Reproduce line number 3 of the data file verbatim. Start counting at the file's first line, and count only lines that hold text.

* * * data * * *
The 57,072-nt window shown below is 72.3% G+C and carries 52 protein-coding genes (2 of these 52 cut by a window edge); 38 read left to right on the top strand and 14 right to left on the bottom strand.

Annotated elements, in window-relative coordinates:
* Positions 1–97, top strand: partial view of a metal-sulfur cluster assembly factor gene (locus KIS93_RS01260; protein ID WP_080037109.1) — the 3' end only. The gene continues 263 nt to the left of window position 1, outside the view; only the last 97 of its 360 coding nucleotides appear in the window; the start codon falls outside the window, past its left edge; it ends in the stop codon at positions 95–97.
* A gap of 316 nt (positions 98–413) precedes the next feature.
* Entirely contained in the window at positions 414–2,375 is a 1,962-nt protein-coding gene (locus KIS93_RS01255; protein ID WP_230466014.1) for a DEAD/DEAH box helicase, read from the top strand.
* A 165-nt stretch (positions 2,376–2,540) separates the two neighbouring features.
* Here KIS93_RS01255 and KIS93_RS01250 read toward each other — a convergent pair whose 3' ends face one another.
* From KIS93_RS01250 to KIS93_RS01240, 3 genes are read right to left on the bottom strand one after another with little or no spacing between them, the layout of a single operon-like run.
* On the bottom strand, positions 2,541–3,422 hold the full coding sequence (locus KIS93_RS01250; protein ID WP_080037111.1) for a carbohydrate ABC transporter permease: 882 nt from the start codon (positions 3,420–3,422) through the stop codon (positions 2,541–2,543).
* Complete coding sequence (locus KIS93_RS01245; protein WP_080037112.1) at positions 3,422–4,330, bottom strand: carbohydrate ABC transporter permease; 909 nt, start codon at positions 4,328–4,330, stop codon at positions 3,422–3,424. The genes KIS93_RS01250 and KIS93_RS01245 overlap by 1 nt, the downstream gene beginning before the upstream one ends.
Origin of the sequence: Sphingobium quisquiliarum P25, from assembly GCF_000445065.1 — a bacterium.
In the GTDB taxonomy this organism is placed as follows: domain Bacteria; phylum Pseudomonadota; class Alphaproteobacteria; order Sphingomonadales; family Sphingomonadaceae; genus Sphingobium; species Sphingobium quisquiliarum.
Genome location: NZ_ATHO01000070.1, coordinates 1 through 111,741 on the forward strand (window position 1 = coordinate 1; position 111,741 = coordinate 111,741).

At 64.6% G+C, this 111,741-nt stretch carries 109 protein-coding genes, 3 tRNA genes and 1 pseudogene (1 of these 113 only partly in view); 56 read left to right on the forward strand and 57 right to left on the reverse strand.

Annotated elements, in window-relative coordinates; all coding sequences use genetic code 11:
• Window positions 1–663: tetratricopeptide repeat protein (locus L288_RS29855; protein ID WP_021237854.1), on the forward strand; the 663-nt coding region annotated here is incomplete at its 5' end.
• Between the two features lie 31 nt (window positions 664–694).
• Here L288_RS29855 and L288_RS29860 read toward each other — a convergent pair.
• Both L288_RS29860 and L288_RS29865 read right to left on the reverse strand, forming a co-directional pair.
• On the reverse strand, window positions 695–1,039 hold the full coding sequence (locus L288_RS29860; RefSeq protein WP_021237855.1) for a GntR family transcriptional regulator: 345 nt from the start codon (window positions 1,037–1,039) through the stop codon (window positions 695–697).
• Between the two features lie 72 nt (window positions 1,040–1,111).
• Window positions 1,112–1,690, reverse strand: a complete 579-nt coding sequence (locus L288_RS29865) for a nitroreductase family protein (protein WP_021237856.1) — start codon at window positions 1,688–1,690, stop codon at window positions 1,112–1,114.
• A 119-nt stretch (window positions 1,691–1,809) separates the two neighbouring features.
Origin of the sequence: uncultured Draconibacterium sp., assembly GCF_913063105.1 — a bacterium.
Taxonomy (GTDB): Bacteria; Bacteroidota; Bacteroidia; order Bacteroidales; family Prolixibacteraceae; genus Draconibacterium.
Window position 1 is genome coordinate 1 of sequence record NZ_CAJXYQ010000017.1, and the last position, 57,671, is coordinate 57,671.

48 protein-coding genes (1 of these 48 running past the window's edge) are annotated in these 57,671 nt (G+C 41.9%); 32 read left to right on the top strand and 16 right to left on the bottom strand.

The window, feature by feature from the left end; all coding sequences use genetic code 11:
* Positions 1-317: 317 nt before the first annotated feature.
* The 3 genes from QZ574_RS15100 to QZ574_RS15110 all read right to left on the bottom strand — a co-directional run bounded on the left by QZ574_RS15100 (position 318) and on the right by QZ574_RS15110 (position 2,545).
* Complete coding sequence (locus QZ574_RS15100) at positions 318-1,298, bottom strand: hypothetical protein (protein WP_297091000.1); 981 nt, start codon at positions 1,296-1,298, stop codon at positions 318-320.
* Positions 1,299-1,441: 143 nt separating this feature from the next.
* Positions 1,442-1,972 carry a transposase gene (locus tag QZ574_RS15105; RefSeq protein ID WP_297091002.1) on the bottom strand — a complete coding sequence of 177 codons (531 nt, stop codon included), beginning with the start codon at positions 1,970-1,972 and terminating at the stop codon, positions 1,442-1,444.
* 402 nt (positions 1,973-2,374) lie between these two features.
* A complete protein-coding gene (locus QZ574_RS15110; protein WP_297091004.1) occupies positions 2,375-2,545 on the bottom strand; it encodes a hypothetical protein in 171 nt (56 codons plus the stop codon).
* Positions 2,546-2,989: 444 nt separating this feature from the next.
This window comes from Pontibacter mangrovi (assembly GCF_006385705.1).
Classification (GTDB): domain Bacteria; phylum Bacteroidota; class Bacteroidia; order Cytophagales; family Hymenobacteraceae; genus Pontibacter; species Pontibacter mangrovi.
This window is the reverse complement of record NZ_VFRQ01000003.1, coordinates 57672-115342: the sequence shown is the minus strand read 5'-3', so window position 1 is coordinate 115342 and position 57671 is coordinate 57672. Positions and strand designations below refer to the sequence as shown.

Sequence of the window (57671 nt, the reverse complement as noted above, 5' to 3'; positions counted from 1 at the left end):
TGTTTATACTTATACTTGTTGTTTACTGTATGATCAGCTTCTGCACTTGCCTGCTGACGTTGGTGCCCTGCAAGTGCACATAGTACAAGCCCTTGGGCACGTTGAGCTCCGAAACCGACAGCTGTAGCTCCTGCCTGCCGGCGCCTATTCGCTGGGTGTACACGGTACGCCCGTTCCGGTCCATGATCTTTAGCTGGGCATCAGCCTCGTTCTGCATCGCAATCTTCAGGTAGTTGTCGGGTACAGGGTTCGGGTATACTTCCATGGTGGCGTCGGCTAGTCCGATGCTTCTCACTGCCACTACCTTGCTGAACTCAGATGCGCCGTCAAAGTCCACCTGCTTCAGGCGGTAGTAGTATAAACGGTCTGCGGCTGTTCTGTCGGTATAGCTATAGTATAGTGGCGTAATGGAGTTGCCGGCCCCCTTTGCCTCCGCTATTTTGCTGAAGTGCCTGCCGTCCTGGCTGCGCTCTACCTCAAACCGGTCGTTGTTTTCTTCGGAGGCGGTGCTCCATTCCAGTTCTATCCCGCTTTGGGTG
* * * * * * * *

* Positions 1–97, top strand: partial view of a metal-sulfur cluster assembly factor gene (locus KIS93_RS01260; protein ID WP_080037109.1) — the 3' end only. The gene continues 263 nt to the left of window position 1, outside the view; only the last 97 of its 360 coding nucleotides appear in the window; the start codon falls outside the window, past its left edge; it ends in the stop codon at positions 95–97.